Screening the Avant-Garde

A series of conversations exploring avant-garde film, feminism and the semiotics of the image


Fields of Knowledge
  • Aesthetics / Media
  • Artistic legacies
  • Pedagogy
  • Philosophy / Theory

Organizing Institutions

Slought, Cinema Studies Program at the University of Pennsylvania


Karen Beckman

Opens to public





4017 Walnut St
Philadelphia, PA 19104


75% Formal - 25% Informal

  • Film

Slought and Cinema Studies at the University of Pennsylvania are pleased to announce "Screening the Avant-Garde," a series of lectures by theorists Mary Ann Doane, Laura Mulvey, John Mowitt and Gregory Flaxman. These events have been organized and introduced by Karen Beckman, Elliot and Roslyn Jaffe Associate Professor of Film Studies at the University of Pennsylvania.

Laura Mulvey will present "City Girls, Flappers, and Feminist Film Theory," a film screening and public lecture, on Monday, March 31, 2008 at 5:30pm. The event will begin with a special screening of People On Sunday (Menschen am Sonntag, 74 min) at 5:30pm, followed by Laura Mulvey's presentation at 7pm. In this seminal film from 1929, directed by Robert Siodmak with a screenplay by Billy Wilder, we are presented with the portrait of a completely normal summer day in Berlin in 1929: life pulsates, the city vibrates full of energy, there is action all around. As though it were coincidence, the viewer gains insight into the lives of different residents of the metropole, and follows them through their everyday activities, their work, and their free time.

Mary Ann Doane will present "Screening the Avant-Garde Face," a public lecture, on September 27, 2007 at 6:30pm.

John Mowitt and Gregory Flaxman will present "The Civilization of the Cinema" on November 19, 2004 at 6:30-8:30pm. Following brief presentations, their conversation will explore the question of language in the cinema. In the past, film scholars as well as philosophers have struggled to define the relationship between words and images, often with the result that the cinema has been read according to an overarching linguistic code. In this event, however, the speakers return to this traditional problem by renovating the concept of discourse as the means to describe the audio-visual image. While Flaxman will discuss discouse in terms of the development of a speaking cinema and what Gilles Deleuze has called the "civilization" of the cinema, Mowitt will elaborate a theory of discourse in order to address the development of postcolonal and global cinemas.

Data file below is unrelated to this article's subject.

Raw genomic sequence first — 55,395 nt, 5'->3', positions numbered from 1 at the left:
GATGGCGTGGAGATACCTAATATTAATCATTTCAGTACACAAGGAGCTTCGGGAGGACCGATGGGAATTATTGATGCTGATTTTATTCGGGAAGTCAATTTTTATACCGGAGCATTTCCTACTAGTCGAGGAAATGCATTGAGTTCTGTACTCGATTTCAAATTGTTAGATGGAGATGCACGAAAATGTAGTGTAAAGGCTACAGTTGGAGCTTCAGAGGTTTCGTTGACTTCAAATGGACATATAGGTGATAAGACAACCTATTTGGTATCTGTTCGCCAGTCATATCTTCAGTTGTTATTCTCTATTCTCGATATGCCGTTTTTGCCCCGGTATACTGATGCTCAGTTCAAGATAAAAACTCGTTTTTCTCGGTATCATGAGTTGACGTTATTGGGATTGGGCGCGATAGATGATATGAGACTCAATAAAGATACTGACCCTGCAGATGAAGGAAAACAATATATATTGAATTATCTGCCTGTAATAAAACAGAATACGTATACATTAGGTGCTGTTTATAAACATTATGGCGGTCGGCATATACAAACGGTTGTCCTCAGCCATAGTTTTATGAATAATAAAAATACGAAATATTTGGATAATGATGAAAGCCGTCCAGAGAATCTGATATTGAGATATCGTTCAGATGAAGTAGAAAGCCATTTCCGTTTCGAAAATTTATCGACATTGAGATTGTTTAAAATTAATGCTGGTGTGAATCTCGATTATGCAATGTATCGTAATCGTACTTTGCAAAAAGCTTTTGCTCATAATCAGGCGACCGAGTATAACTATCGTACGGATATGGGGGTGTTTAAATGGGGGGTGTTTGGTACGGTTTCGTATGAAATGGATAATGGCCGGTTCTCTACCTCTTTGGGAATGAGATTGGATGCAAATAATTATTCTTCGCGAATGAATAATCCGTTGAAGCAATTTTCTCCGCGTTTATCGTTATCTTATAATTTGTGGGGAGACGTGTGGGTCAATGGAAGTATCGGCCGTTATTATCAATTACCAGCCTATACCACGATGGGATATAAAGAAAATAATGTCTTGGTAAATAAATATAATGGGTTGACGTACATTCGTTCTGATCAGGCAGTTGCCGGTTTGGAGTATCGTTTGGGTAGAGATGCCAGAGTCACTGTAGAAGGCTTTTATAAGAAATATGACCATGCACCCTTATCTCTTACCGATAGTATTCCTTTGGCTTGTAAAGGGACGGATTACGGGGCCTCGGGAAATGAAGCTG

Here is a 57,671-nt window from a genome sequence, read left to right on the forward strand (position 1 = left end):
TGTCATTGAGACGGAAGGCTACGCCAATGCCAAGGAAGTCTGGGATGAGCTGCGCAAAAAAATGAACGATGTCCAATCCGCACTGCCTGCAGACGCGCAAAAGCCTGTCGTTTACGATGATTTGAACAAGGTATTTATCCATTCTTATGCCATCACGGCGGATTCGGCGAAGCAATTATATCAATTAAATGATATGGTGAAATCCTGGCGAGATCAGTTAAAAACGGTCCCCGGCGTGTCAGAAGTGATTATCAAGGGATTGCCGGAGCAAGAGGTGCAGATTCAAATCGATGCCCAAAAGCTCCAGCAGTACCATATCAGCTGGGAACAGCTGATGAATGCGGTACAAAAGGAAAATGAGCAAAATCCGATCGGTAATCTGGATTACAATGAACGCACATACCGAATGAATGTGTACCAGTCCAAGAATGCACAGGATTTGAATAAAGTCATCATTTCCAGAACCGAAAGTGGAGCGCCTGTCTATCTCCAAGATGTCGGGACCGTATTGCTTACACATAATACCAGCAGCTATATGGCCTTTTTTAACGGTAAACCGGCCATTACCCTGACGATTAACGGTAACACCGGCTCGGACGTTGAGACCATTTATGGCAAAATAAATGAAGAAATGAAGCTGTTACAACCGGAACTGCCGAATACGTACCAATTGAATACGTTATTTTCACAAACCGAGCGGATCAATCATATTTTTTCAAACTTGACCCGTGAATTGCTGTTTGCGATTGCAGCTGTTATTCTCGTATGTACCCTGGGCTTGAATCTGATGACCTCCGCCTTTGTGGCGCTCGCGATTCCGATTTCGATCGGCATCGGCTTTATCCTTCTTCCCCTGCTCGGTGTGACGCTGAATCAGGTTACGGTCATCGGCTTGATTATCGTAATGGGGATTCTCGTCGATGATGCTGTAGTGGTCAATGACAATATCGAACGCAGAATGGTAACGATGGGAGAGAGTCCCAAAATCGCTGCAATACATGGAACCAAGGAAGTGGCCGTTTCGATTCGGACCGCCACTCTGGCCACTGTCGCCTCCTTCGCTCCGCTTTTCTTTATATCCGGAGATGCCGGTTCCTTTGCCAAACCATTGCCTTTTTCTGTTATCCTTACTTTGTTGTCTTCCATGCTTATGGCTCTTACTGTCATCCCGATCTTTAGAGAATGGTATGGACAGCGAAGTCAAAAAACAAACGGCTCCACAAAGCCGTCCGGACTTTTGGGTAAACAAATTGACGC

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Mary Ann Doane is George Hazard Crooker Professor of Modern Culture and Media at Brown University. In 1996-1997 and 1998-2000 she was Chair of the Department of Modern Culture and Media. A specialist in film theory, feminist theory and semiotics, Doane is the author of The Desire to Desire: The Woman's Film of the 1940s (Indiana University Press, 1987), Femmes Fatales: Feminism, Film Theory, Psychoanalysis (Routledge, 1991), and The Emergence of Cinematic Time: Modernity, Contingency, the Archive (Harvard University Press, 2002). She has published a wide range of articles on feminist film theory, sound in the cinema, psychoanalytic theory, sexual and racial difference in film, melodrama, and television. Doane was a member of the Executive Council for The Society for Cinema Studies from 1986 to 1989 and served on the Film Division of the Modern Language Association from 1993-1997. She is a member of the editorial board of Differences: A Journal of Feminist Cultural Studies and an advisory editor for Camera Obscura and Parallax. In 1990-91, she was the recipient of a Guggenheim Fellowship and in 2005 she was invited to deliver the Christian Gauss lectures at Princeton. She also received a Wriston Fellowship and a Pembroke Center Faculty Fellowship at Brown in 1982-83.

Gregory Flaxman is an assistant professor of English at the University of North Carolina, Chapel Hill. The editor of Brain and the Screen, he is currently at work on two books: The Undiscovered Country: A Philosophy of the Western (with Gregg Lambert), and a treatment of the subject of lying in art and philosophy. He co-organized the 'Theorizing' Series at the University of Pennsylvania from 1999-2001.

John Mowitt is chair of Cultural Studies and Comparative Literature at the University of Minnesota. He has written widely on matters of theory, culture and politics; his most recent book is Percussion: Drumming, Beating, Striking (Duke University Press, 2002). He is a senior editor of Cultural Critique.

Laura Mulvey was born in Oxford in 1941. After studying history at St. Hilda's, Oxford University, she came to prominence in the early 1970s as a film theorist, writing for periodicals such as Spare Rib and Seven Days. Much of her early critical work investigated questions of spectatorial identification and its relationship to the male gaze, and her writings, particularly the 1975 essay "Visual Pleasure and Narrative Cinema," helped establish feminist film theory as a legitimate field of study. She is professor for Film and Visual Media at Birkbeck College in London. Mulvey's recent publications include Death 24 × a Second. Stillness and the Moving Image (Reaktion Books, 2006). Mulvey was also a prominent as an avant-garde filmmaker in the 1970s and 1980s. With Peter Wollen she co-wrote and co-directed Penthesilea: Queen of the Amazons (1974), Riddles of the Sphinx (1977), AMY! (1980), Crystal Gazing (1982), Frida Kahlo and Tina Modotti (1982), and The Bad Sister. In 1991, she returned to filmmaking with "Disgraced Monuments," which she co-directed with Mark Lewis.

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